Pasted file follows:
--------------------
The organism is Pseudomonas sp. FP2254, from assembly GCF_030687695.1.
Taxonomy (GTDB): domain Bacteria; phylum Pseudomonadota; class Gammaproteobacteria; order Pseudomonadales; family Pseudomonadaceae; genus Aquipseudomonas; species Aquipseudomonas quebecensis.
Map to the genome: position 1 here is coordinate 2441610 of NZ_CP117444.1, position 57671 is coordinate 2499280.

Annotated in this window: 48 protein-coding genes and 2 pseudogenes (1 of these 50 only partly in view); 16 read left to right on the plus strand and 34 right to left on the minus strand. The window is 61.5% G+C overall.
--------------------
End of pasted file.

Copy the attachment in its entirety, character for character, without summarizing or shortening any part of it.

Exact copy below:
The organism is Pseudomonas sp. FP2254, from assembly GCF_030687695.1.
Taxonomy (GTDB): domain Bacteria; phylum Pseudomonadota; class Gammaproteobacteria; order Pseudomonadales; family Pseudomonadaceae; genus Aquipseudomonas; species Aquipseudomonas quebecensis.
Map to the genome: position 1 here is coordinate 2441610 of NZ_CP117444.1, position 57671 is coordinate 2499280.

Annotated in this window: 48 protein-coding genes and 2 pseudogenes (1 of these 50 only partly in view); 16 read left to right on the plus strand and 34 right to left on the minus strand. The window is 61.5% G+C overall.